AVI has plans in place to continue building earnings in second half

Spitz’s revenue was impacted by constrained demand, particularly for the apparel brands. File photo

Spitz’s revenue was impacted by constrained demand, particularly for the apparel brands. File photo

Published Mar 5, 2024


Branded products group AVI lifted its interim dividend 17.4% to 202 cents in the six months to December after navigating the weak consumer environment, production sites impacted by wonky municipal infrastructure, port inefficiencies and load-shedding costs.

Group revenue increased 7.1%. Gross margins remained protected despite material input cost increases, I&J being impacted by poor catch rates and loss of export sales due to port inefficiencies.

With group sales volumes mixed due to the constrained environment, a combination of selling price increases, cost controls and an effective hedging programme protected margins, the board said yesterday.

As a result, group operating profit increased by 17.1%. Headline earnings a share was up 17.4% to 374.3c. Capital expenditure of R242 million was to upgrade facilities and improve efficiencies. Direct load-shedding costs came to R21.1m.

Revenue growth in Entyce was driven by better sales volumes and higher selling prices in response to input cost pressures.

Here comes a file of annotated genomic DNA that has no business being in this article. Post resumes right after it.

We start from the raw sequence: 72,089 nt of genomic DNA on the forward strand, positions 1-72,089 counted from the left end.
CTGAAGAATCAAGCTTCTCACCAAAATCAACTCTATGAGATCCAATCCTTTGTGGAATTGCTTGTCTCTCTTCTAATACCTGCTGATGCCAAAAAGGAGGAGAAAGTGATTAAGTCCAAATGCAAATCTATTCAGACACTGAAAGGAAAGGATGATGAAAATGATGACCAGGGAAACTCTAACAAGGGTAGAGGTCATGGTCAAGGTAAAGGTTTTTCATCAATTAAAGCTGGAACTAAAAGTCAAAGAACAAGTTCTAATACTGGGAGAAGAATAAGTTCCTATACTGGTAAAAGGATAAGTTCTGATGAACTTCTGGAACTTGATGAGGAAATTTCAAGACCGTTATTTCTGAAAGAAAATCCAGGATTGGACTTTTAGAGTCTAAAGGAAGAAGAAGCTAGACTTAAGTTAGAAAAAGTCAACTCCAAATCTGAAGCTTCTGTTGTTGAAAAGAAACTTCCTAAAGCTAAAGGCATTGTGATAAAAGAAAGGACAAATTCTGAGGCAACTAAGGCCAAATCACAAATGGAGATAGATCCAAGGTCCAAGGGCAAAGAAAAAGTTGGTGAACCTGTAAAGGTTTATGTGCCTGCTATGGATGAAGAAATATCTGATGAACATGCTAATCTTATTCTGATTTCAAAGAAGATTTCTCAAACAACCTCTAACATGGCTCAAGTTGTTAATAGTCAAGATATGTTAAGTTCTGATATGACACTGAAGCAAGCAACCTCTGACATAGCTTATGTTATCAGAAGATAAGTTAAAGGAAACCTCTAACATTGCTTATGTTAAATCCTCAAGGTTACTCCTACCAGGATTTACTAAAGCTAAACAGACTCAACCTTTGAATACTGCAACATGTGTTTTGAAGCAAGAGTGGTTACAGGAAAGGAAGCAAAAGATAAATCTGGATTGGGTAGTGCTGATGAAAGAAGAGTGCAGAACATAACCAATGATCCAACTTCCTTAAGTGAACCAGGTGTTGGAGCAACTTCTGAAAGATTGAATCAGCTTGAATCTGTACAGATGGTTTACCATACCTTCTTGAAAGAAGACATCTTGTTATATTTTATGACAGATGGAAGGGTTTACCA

Snackworks saw revenue growth in both biscuits and snacks due to higher selling prices and improved snacks volumes.

I&J had a difficult semester with revenue falling 5.1% due to poor catch rates, “aggressive competition” and the loss of export sales due to inefficiencies at Cape Town’s port.

Indigo’s personal care revenue performance fell 11.7% following the cessation of the Coty distribution agreement in July 2023. Indigo’s owned-brand categories performed soundly with growth in the aerosol, fragrance and roll-on categories lifting like-for-like revenue by 5.9%.

Spitz’s revenue was impacted by constrained demand, particularly for the apparel brands, but benefited from a strong December with good demand for core brands, albeit stronger for footwear than clothing

The board said the second semester’s profit growth may not mirror the first due to a strong prior year fourth quarter, but they were confident AVI “is well equipped to continue adapting to a complex and changing economic environment”.

Several new product innovations would be launched which, if successful, were expected to improve profitability in key categories.

“AVI International, supported by our South African manufacturing capabilities, remains focused on steadily building our brands’ shares in export markets whilst sustaining strong profit margins,” they said.

Savings from the restructuring of the Woodstock processing facility and the closure and outsourcing of I&J’s cold storage in the first half were also expected to support profitability in the second half.

“Should current catch rates not improve, I&J’s profitability may not exceed the prior year’s. Cost structures, including the simplification of I&J’s business model, will continue to receive focus,” AVI’s board said.

In the past six months I&J’s revenue of R1.15 billion was 5.1% lower than last year and operating profit fell to R31.6m from R72.2m, while the operating profit margin decreased from 5.9% to 2.8%.

The board said a large part of the group’s second semester’s import requirements had been covered at rates that supported sound profitability assuming reasonable sales volumes. Cost control would see a continued focus on improving factory efficiencies, procurement savings and a focus on fixed costs, they said.